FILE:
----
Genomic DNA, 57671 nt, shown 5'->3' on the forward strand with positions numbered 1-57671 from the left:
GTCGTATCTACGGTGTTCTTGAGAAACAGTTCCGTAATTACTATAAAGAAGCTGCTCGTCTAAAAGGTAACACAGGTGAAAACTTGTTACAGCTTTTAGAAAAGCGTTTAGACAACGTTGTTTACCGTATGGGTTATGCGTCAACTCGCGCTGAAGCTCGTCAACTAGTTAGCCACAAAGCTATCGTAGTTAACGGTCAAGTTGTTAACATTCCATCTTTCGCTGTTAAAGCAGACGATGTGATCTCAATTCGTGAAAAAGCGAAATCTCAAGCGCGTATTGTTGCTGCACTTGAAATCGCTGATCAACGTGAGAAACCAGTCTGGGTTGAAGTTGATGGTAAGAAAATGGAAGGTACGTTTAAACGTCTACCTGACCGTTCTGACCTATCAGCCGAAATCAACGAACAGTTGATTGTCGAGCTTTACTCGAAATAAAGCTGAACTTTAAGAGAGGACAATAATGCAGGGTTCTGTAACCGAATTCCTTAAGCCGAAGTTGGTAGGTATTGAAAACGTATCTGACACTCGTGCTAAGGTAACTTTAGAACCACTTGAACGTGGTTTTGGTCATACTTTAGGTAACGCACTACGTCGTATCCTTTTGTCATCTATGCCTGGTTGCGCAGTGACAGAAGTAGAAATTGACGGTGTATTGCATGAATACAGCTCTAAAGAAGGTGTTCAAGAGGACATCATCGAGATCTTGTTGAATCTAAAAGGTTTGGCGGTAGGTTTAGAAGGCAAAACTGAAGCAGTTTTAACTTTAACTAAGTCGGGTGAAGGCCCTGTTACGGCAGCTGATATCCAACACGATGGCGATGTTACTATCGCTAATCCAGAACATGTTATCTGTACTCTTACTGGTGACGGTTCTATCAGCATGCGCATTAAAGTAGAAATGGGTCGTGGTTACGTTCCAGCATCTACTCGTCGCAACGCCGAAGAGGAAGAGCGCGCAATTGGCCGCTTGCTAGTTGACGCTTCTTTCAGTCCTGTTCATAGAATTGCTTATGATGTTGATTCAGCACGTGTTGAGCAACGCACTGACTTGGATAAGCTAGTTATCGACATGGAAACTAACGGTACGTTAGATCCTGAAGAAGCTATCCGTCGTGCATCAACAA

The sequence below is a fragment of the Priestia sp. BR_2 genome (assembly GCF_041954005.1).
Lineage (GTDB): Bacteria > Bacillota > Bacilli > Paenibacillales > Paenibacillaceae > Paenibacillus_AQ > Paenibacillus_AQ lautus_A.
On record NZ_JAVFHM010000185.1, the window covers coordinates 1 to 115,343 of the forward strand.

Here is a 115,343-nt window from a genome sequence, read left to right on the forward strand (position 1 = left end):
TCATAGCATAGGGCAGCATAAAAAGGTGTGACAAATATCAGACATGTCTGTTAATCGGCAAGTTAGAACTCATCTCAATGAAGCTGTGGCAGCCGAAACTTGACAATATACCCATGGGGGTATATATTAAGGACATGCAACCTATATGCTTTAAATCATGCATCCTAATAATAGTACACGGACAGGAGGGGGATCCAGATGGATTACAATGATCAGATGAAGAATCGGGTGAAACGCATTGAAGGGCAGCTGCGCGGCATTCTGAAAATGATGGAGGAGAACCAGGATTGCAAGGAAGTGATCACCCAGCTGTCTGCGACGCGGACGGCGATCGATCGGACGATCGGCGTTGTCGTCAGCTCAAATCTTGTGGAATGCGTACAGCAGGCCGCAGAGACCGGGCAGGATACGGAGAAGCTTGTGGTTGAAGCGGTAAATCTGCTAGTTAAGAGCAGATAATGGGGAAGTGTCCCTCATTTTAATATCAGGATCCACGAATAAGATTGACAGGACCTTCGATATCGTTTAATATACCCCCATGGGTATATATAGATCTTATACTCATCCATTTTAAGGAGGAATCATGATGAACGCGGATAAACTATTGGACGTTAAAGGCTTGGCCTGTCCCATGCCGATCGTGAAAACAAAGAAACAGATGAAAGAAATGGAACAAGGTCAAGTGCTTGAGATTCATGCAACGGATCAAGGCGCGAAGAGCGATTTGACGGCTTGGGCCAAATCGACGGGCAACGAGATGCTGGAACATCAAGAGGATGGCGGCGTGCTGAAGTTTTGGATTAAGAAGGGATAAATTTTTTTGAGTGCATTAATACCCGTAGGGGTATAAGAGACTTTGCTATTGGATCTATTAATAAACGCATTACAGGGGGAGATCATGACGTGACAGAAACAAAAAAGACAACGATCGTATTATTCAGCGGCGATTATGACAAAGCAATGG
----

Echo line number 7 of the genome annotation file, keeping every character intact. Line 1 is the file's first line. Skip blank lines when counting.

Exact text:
TCATAGCATAGGGCAGCATAAAAAGGTGTGACAAATATCAGACATGTCTGTTAATCGGCAAGTTAGAACTCATCTCAATGAAGCTGTGGCAGCCGAAACTTGACAATATACCCATGGGGGTATATATTAAGGACATGCAACCTATATGCTTTAAATCATGCATCCTAATAATAGTACACGGACAGGAGGGGGATCCAGATGGATTACAATGATCAGATGAAGAATCGGGTGAAACGCATTGAAGGGCAGCTGCGCGGCATTCTGAAAATGATGGAGGAGAACCAGGATTGCAAGGAAGTGATCACCCAGCTGTCTGCGACGCGGACGGCGATCGATCGGACGATCGGCGTTGTCGTCAGCTCAAATCTTGTGGAATGCGTACAGCAGGCCGCAGAGACCGGGCAGGATACGGAGAAGCTTGTGGTTGAAGCGGTAAATCTGCTAGTTAAGAGCAGATAATGGGGAAGTGTCCCTCATTTTAATATCAGGATCCACGAATAAGATTGACAGGACCTTCGATATCGTTTAATATACCCCCATGGGTATATATAGATCTTATACTCATCCATTTTAAGGAGGAATCATGATGAACGCGGATAAACTATTGGACGTTAAAGGCTTGGCCTGTCCCATGCCGATCGTGAAAACAAAGAAACAGATGAAAGAAATGGAACAAGGTCAAGTGCTTGAGATTCATGCAACGGATCAAGGCGCGAAGAGCGATTTGACGGCTTGGGCCAAATCGACGGGCAACGAGATGCTGGAACATCAAGAGGATGGCGGCGTGCTGAAGTTTTGGATTAAGAAGGGATAAATTTTTTTGAGTGCATTAATACCCGTAGGGGTATAAGAGACTTTGCTATTGGATCTATTAATAAACGCATTACAGGGGGAGATCATGACGTGACAGAAACAAAAAAGACAACGATCGTATTATTCAGCGGCGATTATGACAAAGCAATGG